Shortly after receiving your first mouth guard, an orange and an explanation as to why you need to run in the other direction in the second half, young rugby union players are schooled in the need to win the gain line as the first order of business.
It is an absolute in rugby union and cliches abound to remind us.
Why then, in the latter years of the Steve Hansen era, did this golden rule seemed to be shelved in order to pursue an ideal, which elusively remained just out of reach?
We should begin with a capability assessment first.
At set piece, certainly for the best part of a decade, every iteration of the All Blacks’ eight has been rock solid on their own ball and generally good enough to give opposition a fright or two on their put in. There are no issues with capability here.
In terms of recent forward combative evidence there is more than enough to suggest that ability, certainly in shorter periods, is not an issue.
In 2017 they demolished the much vaunted British and Irish Lions pack with simple one-out rugby first time out and in the second Test competed on an even footing with a seven-man pack as coach Hansen chose to withdraw Jerome Kaino after the Sonny Bill Williams send-off.
In 2018, from 30-13 down at Loftus, the All Blacks’ forwards finished straight over the top of the South African eight as captain Kieran Read decided the backs were to be spectators, and in the same year after being given a right fright by England, came from 15-0 in the rain at Twickenham on the back of a resurgent forward effort to win.
At the 2019 World Cup, Ireland were simply ambushed, and in the opening pool match, the to-be world champions had their loose forwards surgically dissected in the first half while the All Blacks’ forwards dominated the gain line and breakdown to such an extent that South Africa were done long before the final whistle.
All of these were exactly the type of performances All Blacks fans expect. It’s part of the very essence of the game, but they have become fewer and further between, and rarely has that gain-line focus been where it needs to be right from the opening whistle.
This is not a means of devaluing the efforts of those that have beaten and outplayed the All Blacks up front in recent history. Those victories have been more than acknowledged for both the coaching and on-field execution required. This is more of an attempt to understand the thought process of the coaches that got New Zealand to this place.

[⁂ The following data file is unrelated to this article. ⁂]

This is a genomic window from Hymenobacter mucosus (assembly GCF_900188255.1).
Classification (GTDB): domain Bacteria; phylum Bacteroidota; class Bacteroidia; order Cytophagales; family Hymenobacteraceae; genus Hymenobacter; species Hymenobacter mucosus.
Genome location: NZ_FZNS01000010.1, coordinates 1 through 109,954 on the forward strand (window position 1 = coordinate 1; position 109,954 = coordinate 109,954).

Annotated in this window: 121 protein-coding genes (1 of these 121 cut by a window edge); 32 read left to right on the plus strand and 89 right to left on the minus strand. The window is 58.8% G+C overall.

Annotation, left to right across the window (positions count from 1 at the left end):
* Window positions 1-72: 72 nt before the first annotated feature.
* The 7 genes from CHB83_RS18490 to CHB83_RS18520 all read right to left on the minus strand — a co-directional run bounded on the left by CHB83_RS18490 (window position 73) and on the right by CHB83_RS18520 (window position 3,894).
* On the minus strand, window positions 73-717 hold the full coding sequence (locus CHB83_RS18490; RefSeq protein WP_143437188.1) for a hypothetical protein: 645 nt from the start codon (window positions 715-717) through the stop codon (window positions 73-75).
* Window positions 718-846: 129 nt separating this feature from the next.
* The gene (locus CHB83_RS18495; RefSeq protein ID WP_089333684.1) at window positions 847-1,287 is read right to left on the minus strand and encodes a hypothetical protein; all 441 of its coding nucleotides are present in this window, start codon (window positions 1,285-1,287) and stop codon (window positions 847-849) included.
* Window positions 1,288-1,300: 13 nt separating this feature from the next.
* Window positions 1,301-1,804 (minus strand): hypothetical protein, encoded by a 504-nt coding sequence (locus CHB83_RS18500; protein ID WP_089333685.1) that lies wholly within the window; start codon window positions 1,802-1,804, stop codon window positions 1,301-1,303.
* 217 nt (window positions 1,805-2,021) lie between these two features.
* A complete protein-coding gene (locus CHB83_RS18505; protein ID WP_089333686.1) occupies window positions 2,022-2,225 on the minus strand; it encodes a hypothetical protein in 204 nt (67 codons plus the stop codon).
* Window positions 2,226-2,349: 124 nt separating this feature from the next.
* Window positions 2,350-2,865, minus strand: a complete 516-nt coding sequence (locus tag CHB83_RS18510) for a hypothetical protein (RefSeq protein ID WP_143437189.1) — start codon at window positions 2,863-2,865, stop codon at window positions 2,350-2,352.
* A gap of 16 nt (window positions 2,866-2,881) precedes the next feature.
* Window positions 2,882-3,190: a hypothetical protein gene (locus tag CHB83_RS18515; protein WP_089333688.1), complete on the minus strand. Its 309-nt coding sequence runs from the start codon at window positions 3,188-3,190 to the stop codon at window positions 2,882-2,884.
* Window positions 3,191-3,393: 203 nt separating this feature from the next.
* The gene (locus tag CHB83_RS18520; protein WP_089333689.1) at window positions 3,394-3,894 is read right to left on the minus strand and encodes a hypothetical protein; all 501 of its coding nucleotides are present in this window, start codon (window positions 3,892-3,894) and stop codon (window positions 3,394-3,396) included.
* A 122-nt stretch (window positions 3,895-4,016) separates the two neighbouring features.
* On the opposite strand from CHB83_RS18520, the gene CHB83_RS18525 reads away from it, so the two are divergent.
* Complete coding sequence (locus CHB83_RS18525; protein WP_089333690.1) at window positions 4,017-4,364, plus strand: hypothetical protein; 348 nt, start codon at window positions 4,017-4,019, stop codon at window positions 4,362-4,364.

1. Fast is good, so faster must be better, right? Wrong.
From the Lions series onward, there has been a slant towards speed and focus on the backs at the expense of forward runners. After the 2015 World Cup final I wrote on these boards how each of the All Blacks’ loose forwards had carried for more metres than the Wallabies’ trio collectively, a decisive factor in the outcome.
These tight run metres seem to have been devalued with the emphasis on producing ruck ball as quickly as possible. The emphasis on width seemingly was the priority.
Messaging is so important in any high-performance area, be it direct or implied. There is a clear intent in the message when selecting Codie Taylor over Dane Coles, Anton Lienert-Brown over Ryan Crotty, Ardie Savea over Sam Cane and Jordie Barrett over Ben Smith, whether it is said out loud or not. The message is that we can outrun any scenario. In Test match rugby the margins between the top sides are so fine, that any variation from optimal is going to hurt and we have seen this in New Zealand’s performance in the last World Cup cycle.
And I would ask this question: has the focus really worked in improving outcomes? Demonstrably no. It appears the All Blacks’ coaching team put way too much store in a couple of 50-point wallopings of a poor Springboks side, running France to bits in the 2015 quarter-final and cutting up a Wallabies side with a horrible defensive structure. But in the tight ones, the focus on fast and faster and dual playmakers simply didn’t work consistently enough to justify the de-emphasis of forward play.
2. You can’t beat natural laws
Investors and maths geeks among us will be aware of the concept of the efficient frontier. Stick with me here for a minute, everyone else.
In short, it is about producing the optimal outcomes for any given set of inputs, such as the best return from an investment portfolio for a certain amount of risk taken.
In looking to play a faster game at the next level, New Zealand adjusted two key portfolio variables in search of higher return and the outcome collapsed, primarily manifested in the area of turnovers conceded.
And this is clear in the numbers.
In the years 2014 and 2015, New Zealand were on the wrong side of the turnover count only six times out of 21 tier-one games. Interestingly, the widest margin was four errors against Argentina.
In the two years in the run-up to the 2019 World Cup, New Zealand came out on the wrong side of the turnover count 14 times out of 21 tier-one games.
Surely all the warning lights must have been flashing back at New Zealand Rugby when the All Blacks were on the wrong side of the count for the first six games of 2018, and yet not only did they persist, they doubled down. It appears the desire to innovate was staring them in the face. That game plan mix has become horribly lopsided.
How your opposition let you play can be argued as a factor here, it should be noted New Zealand were on the wrong side of the turnover counts against Italy, Argentina, France and Australia.
The message for new coach Ian Foster is clear: get back to prioritising the gain line and breakdown in the forwards and show respect to the natural laws of our game that it deserves.
The new breakdown refereeing directives are already demonstrating how hard it is to kill the ball when sides are going backwards, so we are going to see a faster game going forward. But trying to play it without the core roles being done up front still looks like a recipe for disaster.